Incense waterfall cones – otherwise known as backflow incense cones – often get a bad rap in the incense community. As mesmerizing as they are to watch, their scent is often less so. This is especially true of the of the brightly (ie, chemically) colored varieties I’ve often seen sold on popular shopping platforms.
When we released our original backflow incense cone collection, we spent months looking for a factory that could work with us to make good quality waterfall incense cone. We released our original collection, but were not content to stop there. We wanted incense that smelled more aromatic, burnt for longer, and still had the amazing visual effect.
So finally, after two years of searching, we realized that we could not find a factory to accommodate the incense quality level we were striving for. So, we decided that the best solution was to hand make our own incense cones, finally released as part of the Kin Premium Incense Collection.
A Note on incense cones, incense waterfall cones and incense waterfall burners
We’ve written a comprehensive guide on the how we think backflow incense cones work, and how to use them. We also have a guide on the difference between incense cones and incense sticks, so please refer to either of these if you have questions along those lines.
Just a note in case the names are not ringing any bells for you: backflow incense burners are often referred to as incense waterfalls, waterfall incense burners or incense fountains. And backflow incense cones are the incense cones which actually make the waterfalls or fountains come to life.
Kin Objects Karst incense waterfall burner
Why do incense waterfall cones often smell bad?
The making of a high quality, all natural incense cone is an expensive affair - each incense cone is several times the weight of an incense stick, so the raw materials cost is also several times higher than an incense stick. They dry much slower than incense sticks due to their shape and weight – for us it can take up to a week for backflow incense cones to thoroughly dry – so the slower production time and the increased amount of space required to dry them also add to costs.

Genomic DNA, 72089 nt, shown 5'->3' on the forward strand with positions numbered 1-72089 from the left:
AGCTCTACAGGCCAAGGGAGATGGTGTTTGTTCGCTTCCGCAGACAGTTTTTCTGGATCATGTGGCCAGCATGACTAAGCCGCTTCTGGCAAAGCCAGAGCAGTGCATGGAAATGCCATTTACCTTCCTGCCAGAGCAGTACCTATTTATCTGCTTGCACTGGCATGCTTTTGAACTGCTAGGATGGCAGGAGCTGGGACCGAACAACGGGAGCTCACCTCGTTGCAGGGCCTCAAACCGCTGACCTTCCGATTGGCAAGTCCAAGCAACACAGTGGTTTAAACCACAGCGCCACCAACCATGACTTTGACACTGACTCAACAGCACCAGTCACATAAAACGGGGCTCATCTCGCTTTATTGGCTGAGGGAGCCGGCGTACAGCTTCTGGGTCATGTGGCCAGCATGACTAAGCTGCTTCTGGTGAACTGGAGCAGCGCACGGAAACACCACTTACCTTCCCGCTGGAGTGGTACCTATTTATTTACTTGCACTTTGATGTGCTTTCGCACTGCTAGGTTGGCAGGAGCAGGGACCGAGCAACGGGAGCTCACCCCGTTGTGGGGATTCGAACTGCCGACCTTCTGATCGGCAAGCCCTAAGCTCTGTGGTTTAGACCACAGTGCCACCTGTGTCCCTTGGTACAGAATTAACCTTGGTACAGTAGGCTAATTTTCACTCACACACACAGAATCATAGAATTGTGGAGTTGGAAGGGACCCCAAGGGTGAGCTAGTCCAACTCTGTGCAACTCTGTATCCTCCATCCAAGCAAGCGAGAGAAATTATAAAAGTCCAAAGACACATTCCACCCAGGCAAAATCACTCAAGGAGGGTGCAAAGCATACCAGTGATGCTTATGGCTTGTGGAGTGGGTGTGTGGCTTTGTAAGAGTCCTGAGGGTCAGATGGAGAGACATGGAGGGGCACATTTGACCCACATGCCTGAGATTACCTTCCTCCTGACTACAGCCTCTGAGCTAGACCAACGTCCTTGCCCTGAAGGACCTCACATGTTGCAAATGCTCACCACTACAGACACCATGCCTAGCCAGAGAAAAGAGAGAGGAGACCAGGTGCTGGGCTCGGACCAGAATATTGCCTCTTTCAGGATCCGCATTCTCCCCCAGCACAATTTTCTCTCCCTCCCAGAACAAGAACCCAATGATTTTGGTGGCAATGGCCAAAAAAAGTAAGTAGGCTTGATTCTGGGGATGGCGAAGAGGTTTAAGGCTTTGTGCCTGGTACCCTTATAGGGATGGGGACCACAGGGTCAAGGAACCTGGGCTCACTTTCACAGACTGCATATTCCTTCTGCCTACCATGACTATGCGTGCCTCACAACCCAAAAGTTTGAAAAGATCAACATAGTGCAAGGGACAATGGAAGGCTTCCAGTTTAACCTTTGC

Moreover, incense cones are more difficult to stay lit compared to incense sticks. This is due to the shape - the burning surface becomes increasingly bigger as the cone is burnt. This can require sophisticated tweaks to the incense recipe, and a fairly time consuming process of trialing different formulae.
These cost and time considerations have prompted many incense cone manufacturers to simply opt for low grade, easy to burn ingredients. And as more fragrant woods typically contain more oil, and are harder to burn, the cheaper incense ingredients also just don’t smell very nice. Simply put, this is why almost all of the incense waterfall cones on the market today do not have a pleasant aroma.
Making all natural, high quality incense cones that smell as great as they look
We have already written extensively on the topic of how to make incense sticks, and today we want to take you behind-the-scenes of our waterfall cones. The results of months of prototypes and tweaks, we truly believe that our backflow incense cones are amongst the very best you can find on the market today.
Created from the same formulation as their stick incense companions (some with minor tweaks to ensure their combustibility), the cones feature all natural, high quality ingredients, blended in unique recipes derived from ancient Chinese traditions.